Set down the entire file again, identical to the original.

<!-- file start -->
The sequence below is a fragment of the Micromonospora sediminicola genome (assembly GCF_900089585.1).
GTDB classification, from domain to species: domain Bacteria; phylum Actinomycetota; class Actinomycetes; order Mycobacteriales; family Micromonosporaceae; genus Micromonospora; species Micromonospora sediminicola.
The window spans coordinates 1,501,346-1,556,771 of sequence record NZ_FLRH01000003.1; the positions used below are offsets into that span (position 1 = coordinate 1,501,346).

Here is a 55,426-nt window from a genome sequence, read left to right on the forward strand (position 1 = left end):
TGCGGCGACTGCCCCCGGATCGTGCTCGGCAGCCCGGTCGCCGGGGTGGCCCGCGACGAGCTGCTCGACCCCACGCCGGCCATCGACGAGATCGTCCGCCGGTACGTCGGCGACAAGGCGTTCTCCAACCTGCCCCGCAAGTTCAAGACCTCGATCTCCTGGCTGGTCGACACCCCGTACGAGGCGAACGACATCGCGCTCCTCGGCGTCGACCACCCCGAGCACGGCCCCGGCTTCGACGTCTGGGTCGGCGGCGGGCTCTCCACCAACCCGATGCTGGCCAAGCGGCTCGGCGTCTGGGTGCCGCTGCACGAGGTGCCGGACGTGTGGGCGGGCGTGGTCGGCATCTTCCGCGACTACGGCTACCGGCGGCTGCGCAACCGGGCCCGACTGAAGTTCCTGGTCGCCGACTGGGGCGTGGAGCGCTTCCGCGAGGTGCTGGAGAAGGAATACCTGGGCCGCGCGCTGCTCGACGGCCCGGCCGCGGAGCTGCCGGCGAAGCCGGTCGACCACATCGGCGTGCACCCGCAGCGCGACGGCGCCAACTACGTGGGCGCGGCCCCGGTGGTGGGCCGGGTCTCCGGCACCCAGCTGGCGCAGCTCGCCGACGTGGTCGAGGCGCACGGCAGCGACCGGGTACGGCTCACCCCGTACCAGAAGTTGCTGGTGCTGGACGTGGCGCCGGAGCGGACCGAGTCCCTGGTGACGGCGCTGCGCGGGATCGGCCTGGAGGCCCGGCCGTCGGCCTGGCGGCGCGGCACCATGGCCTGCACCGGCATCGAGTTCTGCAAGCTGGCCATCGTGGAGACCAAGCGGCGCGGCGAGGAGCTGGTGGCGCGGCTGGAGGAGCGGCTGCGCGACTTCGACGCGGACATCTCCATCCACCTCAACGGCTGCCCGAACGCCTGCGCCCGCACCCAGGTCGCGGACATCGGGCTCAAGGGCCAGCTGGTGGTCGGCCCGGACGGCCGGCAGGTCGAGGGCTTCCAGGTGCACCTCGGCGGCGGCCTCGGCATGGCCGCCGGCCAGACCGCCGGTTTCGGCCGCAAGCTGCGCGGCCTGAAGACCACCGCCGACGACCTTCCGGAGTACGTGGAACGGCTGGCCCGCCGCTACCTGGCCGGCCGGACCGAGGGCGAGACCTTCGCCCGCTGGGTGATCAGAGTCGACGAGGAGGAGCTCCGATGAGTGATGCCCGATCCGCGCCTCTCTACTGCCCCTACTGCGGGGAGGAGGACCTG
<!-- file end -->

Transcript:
The sequence below is a fragment of the Micromonospora sediminicola genome (assembly GCF_900089585.1).
GTDB classification, from domain to species: domain Bacteria; phylum Actinomycetota; class Actinomycetes; order Mycobacteriales; family Micromonosporaceae; genus Micromonospora; species Micromonospora sediminicola.
The window spans coordinates 1,501,346-1,556,771 of sequence record NZ_FLRH01000003.1; the positions used below are offsets into that span (position 1 = coordinate 1,501,346).

Here is a 55,426-nt window from a genome sequence, read left to right on the forward strand (position 1 = left end):
TGCGGCGACTGCCCCCGGATCGTGCTCGGCAGCCCGGTCGCCGGGGTGGCCCGCGACGAGCTGCTCGACCCCACGCCGGCCATCGACGAGATCGTCCGCCGGTACGTCGGCGACAAGGCGTTCTCCAACCTGCCCCGCAAGTTCAAGACCTCGATCTCCTGGCTGGTCGACACCCCGTACGAGGCGAACGACATCGCGCTCCTCGGCGTCGACCACCCCGAGCACGGCCCCGGCTTCGACGTCTGGGTCGGCGGCGGGCTCTCCACCAACCCGATGCTGGCCAAGCGGCTCGGCGTCTGGGTGCCGCTGCACGAGGTGCCGGACGTGTGGGCGGGCGTGGTCGGCATCTTCCGCGACTACGGCTACCGGCGGCTGCGCAACCGGGCCCGACTGAAGTTCCTGGTCGCCGACTGGGGCGTGGAGCGCTTCCGCGAGGTGCTGGAGAAGGAATACCTGGGCCGCGCGCTGCTCGACGGCCCGGCCGCGGAGCTGCCGGCGAAGCCGGTCGACCACATCGGCGTGCACCCGCAGCGCGACGGCGCCAACTACGTGGGCGCGGCCCCGGTGGTGGGCCGGGTCTCCGGCACCCAGCTGGCGCAGCTCGCCGACGTGGTCGAGGCGCACGGCAGCGACCGGGTACGGCTCACCCCGTACCAGAAGTTGCTGGTGCTGGACGTGGCGCCGGAGCGGACCGAGTCCCTGGTGACGGCGCTGCGCGGGATCGGCCTGGAGGCCCGGCCGTCGGCCTGGCGGCGCGGCACCATGGCCTGCACCGGCATCGAGTTCTGCAAGCTGGCCATCGTGGAGACCAAGCGGCGCGGCGAGGAGCTGGTGGCGCGGCTGGAGGAGCGGCTGCGCGACTTCGACGCGGACATCTCCATCCACCTCAACGGCTGCCCGAACGCCTGCGCCCGCACCCAGGTCGCGGACATCGGGCTCAAGGGCCAGCTGGTGGTCGGCCCGGACGGCCGGCAGGTCGAGGGCTTCCAGGTGCACCTCGGCGGCGGCCTCGGCATGGCCGCCGGCCAGACCGCCGGTTTCGGCCGCAAGCTGCGCGGCCTGAAGACCACCGCCGACGACCTTCCGGAGTACGTGGAACGGCTGGCCCGCCGCTACCTGGCCGGCCGGACCGAGGGCGAGACCTTCGCCCGCTGGGTGATCAGAGTCGACGAGGAGGAGCTCCGATGAGTGATGCCCGATCCGCGCCTCTCTACTGCCCCTACTGCGGGGAGGAGGACCTG